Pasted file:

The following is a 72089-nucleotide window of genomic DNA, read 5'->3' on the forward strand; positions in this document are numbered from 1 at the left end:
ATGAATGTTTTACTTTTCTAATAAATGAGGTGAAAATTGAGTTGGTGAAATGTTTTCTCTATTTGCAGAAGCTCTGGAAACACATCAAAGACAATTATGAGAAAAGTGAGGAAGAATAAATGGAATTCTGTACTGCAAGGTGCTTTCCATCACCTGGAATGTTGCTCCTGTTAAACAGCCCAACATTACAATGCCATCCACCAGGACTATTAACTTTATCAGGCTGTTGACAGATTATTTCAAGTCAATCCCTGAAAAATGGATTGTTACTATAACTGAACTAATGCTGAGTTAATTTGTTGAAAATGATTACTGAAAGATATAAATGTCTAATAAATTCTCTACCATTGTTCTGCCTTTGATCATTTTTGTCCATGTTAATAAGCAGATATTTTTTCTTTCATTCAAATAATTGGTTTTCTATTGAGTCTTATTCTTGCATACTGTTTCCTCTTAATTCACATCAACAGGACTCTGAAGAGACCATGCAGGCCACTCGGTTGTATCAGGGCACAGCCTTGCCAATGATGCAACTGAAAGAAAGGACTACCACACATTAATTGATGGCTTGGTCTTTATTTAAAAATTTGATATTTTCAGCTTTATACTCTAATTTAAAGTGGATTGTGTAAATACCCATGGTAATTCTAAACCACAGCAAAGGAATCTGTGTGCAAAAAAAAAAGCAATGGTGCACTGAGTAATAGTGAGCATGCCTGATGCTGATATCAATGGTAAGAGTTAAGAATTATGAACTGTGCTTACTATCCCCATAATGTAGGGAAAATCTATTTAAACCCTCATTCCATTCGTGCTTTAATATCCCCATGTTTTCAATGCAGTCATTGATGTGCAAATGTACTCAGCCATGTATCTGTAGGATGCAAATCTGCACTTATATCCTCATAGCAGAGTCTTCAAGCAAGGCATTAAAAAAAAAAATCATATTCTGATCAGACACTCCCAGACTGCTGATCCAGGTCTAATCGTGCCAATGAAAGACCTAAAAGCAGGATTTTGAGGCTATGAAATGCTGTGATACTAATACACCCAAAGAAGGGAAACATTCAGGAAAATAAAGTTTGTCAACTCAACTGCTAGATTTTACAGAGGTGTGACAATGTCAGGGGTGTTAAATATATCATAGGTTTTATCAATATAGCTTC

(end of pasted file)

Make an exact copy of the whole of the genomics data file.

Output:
The following is a 72089-nucleotide window of genomic DNA, read 5'->3' on the forward strand; positions in this document are numbered from 1 at the left end:
ATGAATGTTTTACTTTTCTAATAAATGAGGTGAAAATTGAGTTGGTGAAATGTTTTCTCTATTTGCAGAAGCTCTGGAAACACATCAAAGACAATTATGAGAAAAGTGAGGAAGAATAAATGGAATTCTGTACTGCAAGGTGCTTTCCATCACCTGGAATGTTGCTCCTGTTAAACAGCCCAACATTACAATGCCATCCACCAGGACTATTAACTTTATCAGGCTGTTGACAGATTATTTCAAGTCAATCCCTGAAAAATGGATTGTTACTATAACTGAACTAATGCTGAGTTAATTTGTTGAAAATGATTACTGAAAGATATAAATGTCTAATAAATTCTCTACCATTGTTCTGCCTTTGATCATTTTTGTCCATGTTAATAAGCAGATATTTTTTCTTTCATTCAAATAATTGGTTTTCTATTGAGTCTTATTCTTGCATACTGTTTCCTCTTAATTCACATCAACAGGACTCTGAAGAGACCATGCAGGCCACTCGGTTGTATCAGGGCACAGCCTTGCCAATGATGCAACTGAAAGAAAGGACTACCACACATTAATTGATGGCTTGGTCTTTATTTAAAAATTTGATATTTTCAGCTTTATACTCTAATTTAAAGTGGATTGTGTAAATACCCATGGTAATTCTAAACCACAGCAAAGGAATCTGTGTGCAAAAAAAAAAGCAATGGTGCACTGAGTAATAGTGAGCATGCCTGATGCTGATATCAATGGTAAGAGTTAAGAATTATGAACTGTGCTTACTATCCCCATAATGTAGGGAAAATCTATTTAAACCCTCATTCCATTCGTGCTTTAATATCCCCATGTTTTCAATGCAGTCATTGATGTGCAAATGTACTCAGCCATGTATCTGTAGGATGCAAATCTGCACTTATATCCTCATAGCAGAGTCTTCAAGCAAGGCATTAAAAAAAAAAATCATATTCTGATCAGACACTCCCAGACTGCTGATCCAGGTCTAATCGTGCCAATGAAAGACCTAAAAGCAGGATTTTGAGGCTATGAAATGCTGTGATACTAATACACCCAAAGAAGGGAAACATTCAGGAAAATAAAGTTTGTCAACTCAACTGCTAGATTTTACAGAGGTGTGACAATGTCAGGGGTGTTAAATATATCATAGGTTTTATCAATATAGCTTC